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Discussion Starter #1
I'm feeding my pitbull this bully max and it's very good but it's crazy expensive


anything with similar ingredients that's a lot cheaper?


 

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some suggestions for you to have a look at

Victor Nutra Pro, 38/18
Inukshuk Pro, 32/32 or 30/25
Purina ProPlan Sport, 30/20
 

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First 10 ingredients of Bully Max:
Chicken meal, brown rice, chicken fat (preserved with mixed tocopherols), dried plain beet pulp, ground sorghum, pearled barley, brewers dried yeast, whole ground flaxseed, menhaden fish meal, egg product

and first 10 of Pro Plan Sport:
Chicken, Corn Gluten Meal, Rice, Beef Fat Preserved With Mixed-Tocopherols, Poultry By-Product Meal (Source Of Glucosamine), Whole Grain Corn, Corn Germ Meal, Dried Egg Product, Fish Meal (Source Of Glucosamine), Natural Flavor

Pro Plan starts with chicken rather than the more concentrated chicken meal, has corn products which some people don't like (I think its fine) and beef fat vs chicken fat which seems irrelevent

Bully Max likely gets more of its protein from named animal meats and has a generally "better" ingredient list but similar overall nutritional profile at around double the price.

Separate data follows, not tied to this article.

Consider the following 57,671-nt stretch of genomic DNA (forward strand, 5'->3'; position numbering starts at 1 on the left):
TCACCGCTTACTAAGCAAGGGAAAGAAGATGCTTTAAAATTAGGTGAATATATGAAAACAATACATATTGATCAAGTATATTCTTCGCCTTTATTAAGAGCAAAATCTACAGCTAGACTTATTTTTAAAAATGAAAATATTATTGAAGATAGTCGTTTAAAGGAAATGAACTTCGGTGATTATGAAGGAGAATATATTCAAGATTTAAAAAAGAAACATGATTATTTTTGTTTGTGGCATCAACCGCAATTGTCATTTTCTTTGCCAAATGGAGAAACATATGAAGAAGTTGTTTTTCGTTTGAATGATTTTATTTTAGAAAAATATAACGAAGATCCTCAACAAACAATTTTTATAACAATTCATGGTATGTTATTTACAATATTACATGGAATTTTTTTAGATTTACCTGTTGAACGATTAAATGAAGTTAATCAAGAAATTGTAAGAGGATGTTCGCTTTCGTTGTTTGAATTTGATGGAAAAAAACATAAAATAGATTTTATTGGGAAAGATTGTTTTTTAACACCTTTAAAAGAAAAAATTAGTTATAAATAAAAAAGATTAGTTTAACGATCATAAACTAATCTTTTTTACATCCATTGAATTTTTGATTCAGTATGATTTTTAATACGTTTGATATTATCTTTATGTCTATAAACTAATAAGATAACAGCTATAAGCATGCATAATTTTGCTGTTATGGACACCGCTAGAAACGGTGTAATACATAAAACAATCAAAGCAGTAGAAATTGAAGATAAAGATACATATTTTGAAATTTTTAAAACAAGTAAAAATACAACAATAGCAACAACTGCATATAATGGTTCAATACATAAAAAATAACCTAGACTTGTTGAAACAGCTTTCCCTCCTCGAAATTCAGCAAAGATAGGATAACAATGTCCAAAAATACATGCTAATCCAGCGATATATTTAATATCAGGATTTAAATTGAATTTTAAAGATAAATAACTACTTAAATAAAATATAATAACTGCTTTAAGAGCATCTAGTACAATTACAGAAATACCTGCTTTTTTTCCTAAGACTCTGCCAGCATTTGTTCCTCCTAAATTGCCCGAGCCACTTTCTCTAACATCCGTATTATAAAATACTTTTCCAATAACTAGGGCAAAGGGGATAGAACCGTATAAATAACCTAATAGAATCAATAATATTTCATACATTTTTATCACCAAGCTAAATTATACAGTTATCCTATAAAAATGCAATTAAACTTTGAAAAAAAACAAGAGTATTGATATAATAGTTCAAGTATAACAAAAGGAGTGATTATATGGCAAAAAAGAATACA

EDIT TO ADD
my personal preference on that list is the Victor but I have fed all three before at some point in time

The Inukshuk can be too high in fat for some dogs, I had gotten this insane closeout/damaged bag sale so fed it only to the more active dog (this was several years ago)

I like that Victor specifies the percent sources of protein in all their formulas
 

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Hmm... looking at the Bully Max package in the link, and there is no AAFCO Statement of Nutritional Adequacy?

Oh, and before the "OMG, by-products" reaction, poultry by-products is NOT feathers. It's things like organs and feet.
 

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Hmm... looking at the Bully Max package in the link, and there is no AAFCO Statement of Nutritional Adequacy?

Oh, and before the "OMG, by-products" reaction, poultry by-products is NOT feathers. It's things like organs and feet.
Did you scroll down past the supplement? the regular dry food is listed as ALS
 

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Did you scroll down past the supplement? the regular dry food is listed as ALS
They say it is, but on the package, I didn't seen an AAFCO statement for either formulation or feeding trials.

These are the three formats for nutritional adequacy statements


1. “ __ is formulated to meet the nutritional levels established by the AAFCO Dog (or cat) Food Nutrient Profiles for .”

· The first blank must show the product name (the same name on the front of the package).

· The statement says if the product is for cats or dogs.

· The second blank says what life stage the product is for.